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Biotechnology for Edible Luffa Gourds Improvement

BY: Dr. Amish Kumar Sureja | Category: Biotech-Research | Submitted: 2015-08-13 05:44:03
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Article Summary: "This article presents an overview of biotechnological applications in edible Luffa gourds improvement. .."


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The immature fruits of L. acutangula (ridge gourd) and L. cylindica (sponge gourd) are edible and are consumed as fresh slices, in soups, or cooked. The leaves in Africa are also used as a leafy vegetable and the seeds are employed in soup and sauce preparations. Loofa sponge is used primarily for bathing and as pot scrubbers, filters, packing material, as well as for crafts. The application of biotechnology for Luffa gourd improvement is given below.

Tissue Culture

Matsumoto et al. (1987) reported a procedure for the successful isolation and culture of protoplasts from suspension culture of L. cylindrica. Initially, seeds of cultivar Futo were surface sterilized, germinated in Murashige-Skoog (MS) agar medium to produce seedlings. Then calli were induced from these seedlings by placing 2 to 3 week-old dissected cotyledon pieces onto MS agar media supplemented with 2,4-D and kinetin. Cells were then collected by centrifugation for use in protoplast isolation. The growth phase of the callus culture strongly influences the yield and viability of protoplasts. The highest protoplast yield was obtained 6 days after isolation, where approximately 90% of the cells were viable. Protoplast plating efficiency was maximized in media containing 0.5 mgl-1 kinetin. The first cell division after transfer occurred in 5-7 days, and after 10 days 35% protoplasts had divided at least once. Cell clusters were formed in about the first one-third of the protoplasts that divided, which subsequently developed into visible colonies. Ito et al. (1991) produced hybrid cell lines between L. cylindrica (2n = 2x = 26) and Gynostemma pentaphyllum needed (2n = 6x = 66; Jiaogulan plant) by protoplast fusion. Hybridity was confirmed by karotype and isozyme analyses, where putative hybrid cell lines were 2n > 158 and possessed parental homodimeric isoenzymes of glucose-6-phosphate isomerase.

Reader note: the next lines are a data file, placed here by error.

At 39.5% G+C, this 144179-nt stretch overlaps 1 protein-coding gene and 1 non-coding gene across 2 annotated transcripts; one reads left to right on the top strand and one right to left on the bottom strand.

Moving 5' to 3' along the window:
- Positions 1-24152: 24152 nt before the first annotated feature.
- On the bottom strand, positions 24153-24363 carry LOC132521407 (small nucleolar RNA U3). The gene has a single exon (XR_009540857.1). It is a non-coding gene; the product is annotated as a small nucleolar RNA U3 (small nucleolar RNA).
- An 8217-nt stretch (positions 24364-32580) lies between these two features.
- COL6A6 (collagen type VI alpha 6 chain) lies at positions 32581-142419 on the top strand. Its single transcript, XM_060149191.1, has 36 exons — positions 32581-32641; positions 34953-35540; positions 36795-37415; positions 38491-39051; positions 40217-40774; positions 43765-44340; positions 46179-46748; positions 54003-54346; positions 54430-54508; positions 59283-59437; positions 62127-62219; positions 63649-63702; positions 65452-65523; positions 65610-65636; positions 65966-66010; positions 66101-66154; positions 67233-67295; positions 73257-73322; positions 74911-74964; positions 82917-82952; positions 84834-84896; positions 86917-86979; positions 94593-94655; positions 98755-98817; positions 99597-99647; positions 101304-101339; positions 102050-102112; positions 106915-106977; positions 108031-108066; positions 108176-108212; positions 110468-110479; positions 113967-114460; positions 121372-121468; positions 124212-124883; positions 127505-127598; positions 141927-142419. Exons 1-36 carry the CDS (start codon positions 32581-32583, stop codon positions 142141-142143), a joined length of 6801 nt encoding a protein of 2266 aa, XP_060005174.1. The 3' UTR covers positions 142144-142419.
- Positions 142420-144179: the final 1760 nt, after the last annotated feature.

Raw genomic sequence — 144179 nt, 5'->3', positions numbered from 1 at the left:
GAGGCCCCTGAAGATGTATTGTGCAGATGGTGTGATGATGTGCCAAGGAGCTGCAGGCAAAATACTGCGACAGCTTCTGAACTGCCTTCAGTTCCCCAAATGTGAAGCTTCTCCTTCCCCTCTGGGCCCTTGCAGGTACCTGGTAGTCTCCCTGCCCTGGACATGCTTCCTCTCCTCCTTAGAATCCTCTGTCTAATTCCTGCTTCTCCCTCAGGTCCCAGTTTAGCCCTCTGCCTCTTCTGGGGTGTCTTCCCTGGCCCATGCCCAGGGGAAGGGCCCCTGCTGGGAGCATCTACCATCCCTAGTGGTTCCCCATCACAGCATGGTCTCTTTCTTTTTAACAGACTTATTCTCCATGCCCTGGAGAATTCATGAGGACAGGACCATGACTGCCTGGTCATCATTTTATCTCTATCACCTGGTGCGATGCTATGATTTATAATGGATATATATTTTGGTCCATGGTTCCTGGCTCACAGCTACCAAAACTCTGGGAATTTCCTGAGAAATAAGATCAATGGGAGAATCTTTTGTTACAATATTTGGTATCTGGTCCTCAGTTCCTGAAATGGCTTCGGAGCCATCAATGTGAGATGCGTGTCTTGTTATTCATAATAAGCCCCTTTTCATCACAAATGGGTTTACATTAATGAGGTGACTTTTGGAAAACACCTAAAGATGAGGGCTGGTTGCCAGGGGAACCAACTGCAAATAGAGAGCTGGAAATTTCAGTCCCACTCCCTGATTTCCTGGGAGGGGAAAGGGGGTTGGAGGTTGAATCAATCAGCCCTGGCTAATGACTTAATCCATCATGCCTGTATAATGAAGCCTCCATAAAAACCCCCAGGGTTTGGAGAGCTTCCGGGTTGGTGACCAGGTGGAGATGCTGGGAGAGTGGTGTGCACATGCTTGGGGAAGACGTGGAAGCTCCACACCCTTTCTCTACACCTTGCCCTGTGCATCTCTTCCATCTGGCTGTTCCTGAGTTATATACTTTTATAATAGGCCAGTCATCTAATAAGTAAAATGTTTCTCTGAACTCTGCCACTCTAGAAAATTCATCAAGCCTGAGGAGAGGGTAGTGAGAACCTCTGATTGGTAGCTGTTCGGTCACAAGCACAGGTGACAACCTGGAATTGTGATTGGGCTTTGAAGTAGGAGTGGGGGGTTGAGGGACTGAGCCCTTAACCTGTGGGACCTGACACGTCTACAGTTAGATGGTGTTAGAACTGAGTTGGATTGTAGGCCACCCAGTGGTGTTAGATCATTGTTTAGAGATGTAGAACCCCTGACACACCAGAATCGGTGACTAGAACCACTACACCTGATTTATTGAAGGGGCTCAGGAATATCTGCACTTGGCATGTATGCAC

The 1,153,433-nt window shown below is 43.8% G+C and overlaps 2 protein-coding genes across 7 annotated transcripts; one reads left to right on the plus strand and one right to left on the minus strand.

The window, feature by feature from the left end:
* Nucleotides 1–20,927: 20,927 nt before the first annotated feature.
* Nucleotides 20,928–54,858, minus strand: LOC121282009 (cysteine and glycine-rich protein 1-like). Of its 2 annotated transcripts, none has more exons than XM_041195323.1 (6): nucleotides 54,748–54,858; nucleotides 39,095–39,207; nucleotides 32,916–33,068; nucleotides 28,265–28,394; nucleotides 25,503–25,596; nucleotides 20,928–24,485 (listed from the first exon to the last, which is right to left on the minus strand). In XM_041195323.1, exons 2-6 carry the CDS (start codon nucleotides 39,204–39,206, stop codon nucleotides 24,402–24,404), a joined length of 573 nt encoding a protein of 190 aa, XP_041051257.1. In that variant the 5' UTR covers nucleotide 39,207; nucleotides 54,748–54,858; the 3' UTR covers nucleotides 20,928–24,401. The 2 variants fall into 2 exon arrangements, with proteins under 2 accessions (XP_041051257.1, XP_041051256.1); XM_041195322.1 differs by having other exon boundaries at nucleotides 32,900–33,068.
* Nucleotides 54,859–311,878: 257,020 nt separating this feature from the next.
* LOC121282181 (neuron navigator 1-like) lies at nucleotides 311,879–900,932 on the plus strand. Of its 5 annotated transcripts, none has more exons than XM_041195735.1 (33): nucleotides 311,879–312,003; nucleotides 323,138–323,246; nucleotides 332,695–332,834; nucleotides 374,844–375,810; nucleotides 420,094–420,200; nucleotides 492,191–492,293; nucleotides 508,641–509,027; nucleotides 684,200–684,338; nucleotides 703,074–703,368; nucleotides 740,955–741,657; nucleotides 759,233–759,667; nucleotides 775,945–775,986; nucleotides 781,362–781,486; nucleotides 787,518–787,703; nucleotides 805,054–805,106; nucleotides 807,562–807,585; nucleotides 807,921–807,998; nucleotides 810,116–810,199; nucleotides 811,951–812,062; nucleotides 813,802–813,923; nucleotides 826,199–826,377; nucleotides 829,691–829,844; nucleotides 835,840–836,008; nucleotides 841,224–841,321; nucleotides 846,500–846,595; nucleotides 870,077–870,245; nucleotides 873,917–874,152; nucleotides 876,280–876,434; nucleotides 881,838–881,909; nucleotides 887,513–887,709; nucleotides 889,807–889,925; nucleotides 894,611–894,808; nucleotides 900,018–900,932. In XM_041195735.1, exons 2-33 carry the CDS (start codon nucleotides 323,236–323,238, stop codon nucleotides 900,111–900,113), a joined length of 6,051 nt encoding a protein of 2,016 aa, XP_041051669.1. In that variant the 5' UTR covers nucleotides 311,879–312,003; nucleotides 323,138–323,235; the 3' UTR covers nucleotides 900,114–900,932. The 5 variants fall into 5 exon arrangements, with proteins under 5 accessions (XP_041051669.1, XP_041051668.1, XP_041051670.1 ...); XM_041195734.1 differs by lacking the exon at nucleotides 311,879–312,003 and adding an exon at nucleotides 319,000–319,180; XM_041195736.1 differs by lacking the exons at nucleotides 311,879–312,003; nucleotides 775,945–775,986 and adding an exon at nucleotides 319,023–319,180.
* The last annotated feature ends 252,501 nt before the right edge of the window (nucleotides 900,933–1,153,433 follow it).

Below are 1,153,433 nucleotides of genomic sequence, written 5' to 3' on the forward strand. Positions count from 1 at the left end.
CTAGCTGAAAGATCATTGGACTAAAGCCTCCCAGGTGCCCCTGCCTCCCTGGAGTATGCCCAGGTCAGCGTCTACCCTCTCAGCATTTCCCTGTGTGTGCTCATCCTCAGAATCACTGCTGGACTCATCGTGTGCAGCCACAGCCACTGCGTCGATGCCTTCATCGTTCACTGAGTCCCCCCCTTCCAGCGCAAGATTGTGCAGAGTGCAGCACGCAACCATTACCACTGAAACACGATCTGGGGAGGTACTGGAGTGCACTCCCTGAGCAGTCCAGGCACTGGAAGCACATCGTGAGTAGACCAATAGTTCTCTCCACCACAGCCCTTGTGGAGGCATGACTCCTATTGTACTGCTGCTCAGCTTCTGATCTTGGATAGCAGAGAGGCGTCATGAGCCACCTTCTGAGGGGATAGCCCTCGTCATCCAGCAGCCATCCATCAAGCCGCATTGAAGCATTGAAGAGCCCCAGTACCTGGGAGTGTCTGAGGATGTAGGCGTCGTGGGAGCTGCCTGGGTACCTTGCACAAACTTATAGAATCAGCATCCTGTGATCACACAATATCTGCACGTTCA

In gourd, male sterile parental stocks can be maintained through tissue culture. For instance, Pradeepkumar et al. (2007, 2010) identified a male sterile line in ridge gourd possessing rudimentary male flowers in racemes, and shrunken, small, and sterile microspores. Male sterile plants were maintained by culturing the shoot tips and nodal portions. It was found that the most abundant seedling establishment and shoot length growth of these explants (60%) occurred after 45 days in MS media supplemented with 1.5 mg Indole acetic acid (IAA) + 2.0 mg benzyladeninelitre-1. In vitro-derived shoots were best rooted on half-strength MS medium containing 1.0 mg Indole butyric acid (IBA) and 200 mg charcoallitre-1. Thereafter, half-strength MS medium without hormone suppliments was used to stimulate roots during plant hardening (i.e. exposure to natural environment just before planting).

Genetic Diversity Analysis